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India is unique in the richness and the variety of its wildlife. There are about 350 species of mammals , 1200 species of birds in nearly 2100 subspecies and more than 20000 species of insects. No exact count is available about the number of plants and trees that are endemic to India . India also has a long history and tradition of conservation.

The conservation ethic was imbibed in the sylvan surroundings of the ashrams of our sages, which were the seats of learning in the country's ancient past. Inspite of the love and regard for wildlife being a part of our culture , today we are faced with a sad paradox of wildlife in India fast disappearing . Many unique animals such as the Indian hunting Cheetah have become extinct and lost for ever. Many animals such as the Asiatic lion , the Royal Bengal Tiger , the Swamp deer , the great Indian Bustard , Jerdon's Cursor are on the endangered species list. A majority of these extinctions and depletion in numbers can be directly attributed to human activities such as degradation and destruction of natural habitats , deforestation , agricultural expansion , unrestricted grazing and spreading urbanization.

Why is wildlife conservation so important ?


T
o an average citizen in India it may be difficult to understand why wildlife conservation should be so important. If India's sages in their wisdom laid great emphasis on conservation ethics in their ashrams in the forest , what relevance does it have in the present context ? when the need is for husbanding all the country's resources for rapid economic development to mitigate the dire poverty of the masses. Is wildlife conservation a luxury which a developing country like India can afford?

What many people fail to understand is that the concern for wildlife is concern for man himself ! All forms of life - human , animal and plant are so closely interlinked that disturbance in one gives rise to a imbalance in the others. If species of plants or animals become endangered , they signify a degradation in the environment which may be irreversible.

Nature maintains a vast diversity of animals and plants in a complex organization in which the various life processes of production, consumption and disposal of waste are maintained in well-balanced cycles. Destruction of any particular link in the food-chain or different strands in the ecological-web may lead to imbalances which may threaten the existence of man himself on this planet. Pollutants, like insecticides, or industrial effluents, are now known to travel through different organisms in the food chain, passing from one organism to the other, affecting man himself as the ultimate consumer.

Plants and animals constitute the world's living resources and the various food chains and cycles constitute life support system essential for their survival, including the survival of man. These living resources are also renewable. Any process of development by human societies with varying levels of their technology in harvesting natural resources, is an intervention in nature and its life support systems. To be sustainable, it requires that the renewability of the resources and life support systems is maintained in perpetuity. This, in essence, is the crux of the case for wildlife conservation. Lack of awareness of the benefits of conservation and all its relevance to everyday concerns, prevents policy makers, development planners and the general public from perceiving the urgent need to achieve conservation objectives.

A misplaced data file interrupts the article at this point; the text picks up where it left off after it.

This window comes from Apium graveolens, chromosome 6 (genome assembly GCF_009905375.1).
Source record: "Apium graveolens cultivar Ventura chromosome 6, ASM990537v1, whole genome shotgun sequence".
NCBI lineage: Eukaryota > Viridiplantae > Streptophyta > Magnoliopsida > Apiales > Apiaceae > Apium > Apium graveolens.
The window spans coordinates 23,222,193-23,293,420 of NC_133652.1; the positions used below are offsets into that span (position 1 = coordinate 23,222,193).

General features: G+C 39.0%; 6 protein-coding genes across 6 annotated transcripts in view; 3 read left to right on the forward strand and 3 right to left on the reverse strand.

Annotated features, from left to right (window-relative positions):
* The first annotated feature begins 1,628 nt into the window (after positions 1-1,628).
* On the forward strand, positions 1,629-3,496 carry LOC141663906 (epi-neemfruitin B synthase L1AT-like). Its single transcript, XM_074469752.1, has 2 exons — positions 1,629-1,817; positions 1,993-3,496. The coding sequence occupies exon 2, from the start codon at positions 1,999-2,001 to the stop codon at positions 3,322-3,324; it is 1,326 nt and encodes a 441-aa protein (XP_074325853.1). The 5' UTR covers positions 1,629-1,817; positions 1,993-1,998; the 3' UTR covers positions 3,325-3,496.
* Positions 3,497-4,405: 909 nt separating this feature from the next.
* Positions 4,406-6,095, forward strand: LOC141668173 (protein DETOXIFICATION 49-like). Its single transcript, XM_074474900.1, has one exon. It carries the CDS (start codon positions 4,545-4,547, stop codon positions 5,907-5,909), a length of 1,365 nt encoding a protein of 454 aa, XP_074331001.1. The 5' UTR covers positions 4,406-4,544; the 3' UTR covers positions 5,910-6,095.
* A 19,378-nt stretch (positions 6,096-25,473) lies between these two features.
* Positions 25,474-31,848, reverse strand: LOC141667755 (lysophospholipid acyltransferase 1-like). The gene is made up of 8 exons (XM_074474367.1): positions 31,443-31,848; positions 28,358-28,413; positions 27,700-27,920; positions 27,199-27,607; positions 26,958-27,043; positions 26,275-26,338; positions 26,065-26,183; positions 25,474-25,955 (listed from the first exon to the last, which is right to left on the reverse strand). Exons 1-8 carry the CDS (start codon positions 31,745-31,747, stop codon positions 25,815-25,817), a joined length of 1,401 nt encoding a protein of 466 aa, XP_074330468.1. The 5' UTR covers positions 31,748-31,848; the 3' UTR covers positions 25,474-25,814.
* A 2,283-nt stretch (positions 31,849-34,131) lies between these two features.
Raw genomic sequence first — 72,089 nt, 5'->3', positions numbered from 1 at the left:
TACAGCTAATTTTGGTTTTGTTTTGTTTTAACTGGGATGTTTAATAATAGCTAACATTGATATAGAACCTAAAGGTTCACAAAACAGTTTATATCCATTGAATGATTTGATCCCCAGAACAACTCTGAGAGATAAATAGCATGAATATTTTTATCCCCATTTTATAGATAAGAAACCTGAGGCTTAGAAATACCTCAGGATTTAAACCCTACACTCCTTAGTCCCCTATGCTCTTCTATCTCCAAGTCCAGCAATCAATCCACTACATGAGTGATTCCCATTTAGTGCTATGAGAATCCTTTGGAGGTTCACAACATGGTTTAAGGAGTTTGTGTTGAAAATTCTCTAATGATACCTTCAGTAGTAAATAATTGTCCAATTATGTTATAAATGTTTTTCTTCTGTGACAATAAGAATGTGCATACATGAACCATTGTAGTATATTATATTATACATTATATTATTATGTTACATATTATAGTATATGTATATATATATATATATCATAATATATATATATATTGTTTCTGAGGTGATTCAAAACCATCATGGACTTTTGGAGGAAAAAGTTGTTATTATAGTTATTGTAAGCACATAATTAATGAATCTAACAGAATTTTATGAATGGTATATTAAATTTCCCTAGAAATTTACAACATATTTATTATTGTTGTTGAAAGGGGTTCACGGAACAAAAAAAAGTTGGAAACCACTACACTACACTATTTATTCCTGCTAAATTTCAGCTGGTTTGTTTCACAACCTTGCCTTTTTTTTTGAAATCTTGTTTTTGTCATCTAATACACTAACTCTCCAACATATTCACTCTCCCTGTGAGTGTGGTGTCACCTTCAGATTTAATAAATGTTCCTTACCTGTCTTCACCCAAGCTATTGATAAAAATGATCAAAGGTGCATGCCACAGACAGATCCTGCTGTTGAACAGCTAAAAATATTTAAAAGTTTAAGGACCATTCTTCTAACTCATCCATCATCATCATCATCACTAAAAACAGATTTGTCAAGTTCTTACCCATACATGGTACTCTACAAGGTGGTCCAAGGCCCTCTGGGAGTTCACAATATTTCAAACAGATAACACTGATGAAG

The new definition of conservation is to contain human regeneration , this is particularly important for a country like India, which has the dubious distinction of hosting 1/6th of the worlds population crammed into about 1/20th of the worlds geographical area.



Ecological pyramid
In this scenario , the zoo is trying to play its part in spreading the message of wildlife conservation . Keeping in view the wide range of public, educated, uneducated, school children, students from professional courses etc., that visits the zoo everyday, display boards at appropriate places and at each enclosure are being kept to cater to the educational needs of one and all. This effort is an addition to the services provided by the visitors center. Where facilities for showing wildlife movies and other interesting exhibits have been provided. The Zoo staff are always ready to answer any queries that the visitors may have. The zoo also has a collection of useful books and journals which can be used for reference .
The zoo conducts training programs for interested groups in wildlife protection and conservation. Groups sponsored by non governmental organizations like WWF and groups of self motivated people from forest fringe villages called "Vanasamrakshana samithis", VSS are regular participants in such programs. These programs deal with topics like wildlife management and protection and also imparting knowledge to people of their villages as to what is to be done in case they come across wounded or stray wild animals and forest fires. Brochures containing such information is provided to these groups at the expense of the zoo.

The zoo also invites school and college students to visit the zoo , see the animals and interact with the zoo staff to learn about animals , trees and the need to conserve and preserve our natural resources.